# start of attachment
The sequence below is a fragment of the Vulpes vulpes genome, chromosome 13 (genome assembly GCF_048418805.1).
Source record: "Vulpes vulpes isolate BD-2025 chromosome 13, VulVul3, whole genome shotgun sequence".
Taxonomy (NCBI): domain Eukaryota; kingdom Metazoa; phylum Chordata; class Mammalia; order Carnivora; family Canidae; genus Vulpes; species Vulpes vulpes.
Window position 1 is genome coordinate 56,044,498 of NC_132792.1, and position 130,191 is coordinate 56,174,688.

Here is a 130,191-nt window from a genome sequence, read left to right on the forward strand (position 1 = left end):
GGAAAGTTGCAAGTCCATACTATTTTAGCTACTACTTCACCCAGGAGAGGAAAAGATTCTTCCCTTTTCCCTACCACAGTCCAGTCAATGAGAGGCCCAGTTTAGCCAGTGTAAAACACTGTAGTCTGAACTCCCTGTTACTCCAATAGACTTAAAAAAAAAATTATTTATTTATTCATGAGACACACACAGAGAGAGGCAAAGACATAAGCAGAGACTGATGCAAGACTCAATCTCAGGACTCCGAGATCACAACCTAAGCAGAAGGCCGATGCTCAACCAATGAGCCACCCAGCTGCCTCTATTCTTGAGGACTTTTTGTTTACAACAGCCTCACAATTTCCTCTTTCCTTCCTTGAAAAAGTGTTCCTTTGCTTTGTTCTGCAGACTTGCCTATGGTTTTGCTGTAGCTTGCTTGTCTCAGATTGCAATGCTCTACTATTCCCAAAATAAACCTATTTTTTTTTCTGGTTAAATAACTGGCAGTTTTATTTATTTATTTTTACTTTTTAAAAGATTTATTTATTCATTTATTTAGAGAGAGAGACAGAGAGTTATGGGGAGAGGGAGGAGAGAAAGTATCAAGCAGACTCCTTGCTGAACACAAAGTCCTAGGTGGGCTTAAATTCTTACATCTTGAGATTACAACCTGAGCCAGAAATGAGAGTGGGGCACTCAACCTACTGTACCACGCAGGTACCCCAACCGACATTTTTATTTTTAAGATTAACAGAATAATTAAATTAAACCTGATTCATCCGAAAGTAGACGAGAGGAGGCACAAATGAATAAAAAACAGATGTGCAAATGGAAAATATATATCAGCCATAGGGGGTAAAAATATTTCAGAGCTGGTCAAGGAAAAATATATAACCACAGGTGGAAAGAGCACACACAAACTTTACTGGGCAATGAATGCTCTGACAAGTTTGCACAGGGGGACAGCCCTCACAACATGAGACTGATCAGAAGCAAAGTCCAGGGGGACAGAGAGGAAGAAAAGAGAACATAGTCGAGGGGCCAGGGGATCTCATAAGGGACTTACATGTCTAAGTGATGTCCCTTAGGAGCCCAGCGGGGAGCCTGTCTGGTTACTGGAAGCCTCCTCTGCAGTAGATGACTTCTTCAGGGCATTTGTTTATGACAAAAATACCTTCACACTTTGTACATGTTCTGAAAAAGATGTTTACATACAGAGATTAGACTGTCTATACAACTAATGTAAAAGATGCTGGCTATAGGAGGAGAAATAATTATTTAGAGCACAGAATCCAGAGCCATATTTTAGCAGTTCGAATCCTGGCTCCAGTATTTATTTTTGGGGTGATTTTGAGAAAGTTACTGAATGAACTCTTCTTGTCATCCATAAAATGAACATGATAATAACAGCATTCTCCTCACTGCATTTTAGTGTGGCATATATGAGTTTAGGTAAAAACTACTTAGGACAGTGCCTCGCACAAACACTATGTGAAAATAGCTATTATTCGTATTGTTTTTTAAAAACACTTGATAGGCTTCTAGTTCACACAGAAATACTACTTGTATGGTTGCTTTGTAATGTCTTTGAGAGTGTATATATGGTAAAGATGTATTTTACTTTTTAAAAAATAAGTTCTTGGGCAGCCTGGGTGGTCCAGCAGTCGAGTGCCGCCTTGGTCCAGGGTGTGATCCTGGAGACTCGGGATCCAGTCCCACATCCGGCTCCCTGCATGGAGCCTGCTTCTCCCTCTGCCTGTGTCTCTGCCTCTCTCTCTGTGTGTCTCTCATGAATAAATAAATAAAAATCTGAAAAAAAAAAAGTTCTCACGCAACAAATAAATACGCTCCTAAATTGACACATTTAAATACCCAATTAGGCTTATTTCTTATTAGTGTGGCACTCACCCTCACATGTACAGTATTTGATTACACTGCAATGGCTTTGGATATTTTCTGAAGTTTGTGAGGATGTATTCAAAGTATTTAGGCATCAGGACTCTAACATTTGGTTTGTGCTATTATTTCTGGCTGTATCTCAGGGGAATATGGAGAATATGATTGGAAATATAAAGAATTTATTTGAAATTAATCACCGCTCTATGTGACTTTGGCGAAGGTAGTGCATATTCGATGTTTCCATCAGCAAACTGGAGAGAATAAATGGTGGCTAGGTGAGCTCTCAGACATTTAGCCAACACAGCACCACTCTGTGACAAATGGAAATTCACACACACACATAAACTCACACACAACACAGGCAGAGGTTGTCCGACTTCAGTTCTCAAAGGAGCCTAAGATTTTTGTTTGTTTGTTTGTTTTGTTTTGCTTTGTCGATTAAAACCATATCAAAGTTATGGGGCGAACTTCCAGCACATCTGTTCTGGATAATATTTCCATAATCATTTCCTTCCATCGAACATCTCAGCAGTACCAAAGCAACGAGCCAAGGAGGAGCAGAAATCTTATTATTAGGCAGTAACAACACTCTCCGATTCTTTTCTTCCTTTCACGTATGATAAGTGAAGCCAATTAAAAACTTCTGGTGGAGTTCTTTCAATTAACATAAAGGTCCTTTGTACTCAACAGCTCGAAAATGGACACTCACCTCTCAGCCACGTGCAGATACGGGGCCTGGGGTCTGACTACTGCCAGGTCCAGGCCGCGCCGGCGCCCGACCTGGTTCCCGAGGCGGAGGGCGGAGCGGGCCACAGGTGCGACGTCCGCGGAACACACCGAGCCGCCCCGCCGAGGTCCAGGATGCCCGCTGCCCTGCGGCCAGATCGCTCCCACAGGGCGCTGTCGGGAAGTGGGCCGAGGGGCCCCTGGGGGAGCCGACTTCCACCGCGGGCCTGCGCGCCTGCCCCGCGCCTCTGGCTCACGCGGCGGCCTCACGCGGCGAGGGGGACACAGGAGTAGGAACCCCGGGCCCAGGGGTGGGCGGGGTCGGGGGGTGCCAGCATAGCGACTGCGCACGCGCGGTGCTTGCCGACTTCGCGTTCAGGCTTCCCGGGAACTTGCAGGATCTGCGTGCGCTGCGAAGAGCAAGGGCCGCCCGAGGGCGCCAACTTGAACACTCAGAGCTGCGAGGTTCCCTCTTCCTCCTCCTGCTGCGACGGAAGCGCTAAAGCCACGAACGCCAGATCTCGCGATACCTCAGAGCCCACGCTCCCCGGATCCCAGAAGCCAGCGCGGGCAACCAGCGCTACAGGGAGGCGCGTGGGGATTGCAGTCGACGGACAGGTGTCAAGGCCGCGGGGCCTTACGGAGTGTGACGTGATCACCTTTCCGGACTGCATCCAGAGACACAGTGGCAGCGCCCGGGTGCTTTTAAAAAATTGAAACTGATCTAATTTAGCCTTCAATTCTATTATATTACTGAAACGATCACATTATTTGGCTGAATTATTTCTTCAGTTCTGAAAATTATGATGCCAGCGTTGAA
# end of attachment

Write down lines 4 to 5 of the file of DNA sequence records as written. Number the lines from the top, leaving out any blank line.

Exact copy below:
Window position 1 is genome coordinate 56,044,498 of NC_132792.1, and position 130,191 is coordinate 56,174,688.

Here is a 130,191-nt window from a genome sequence, read left to right on the forward strand (position 1 = left end):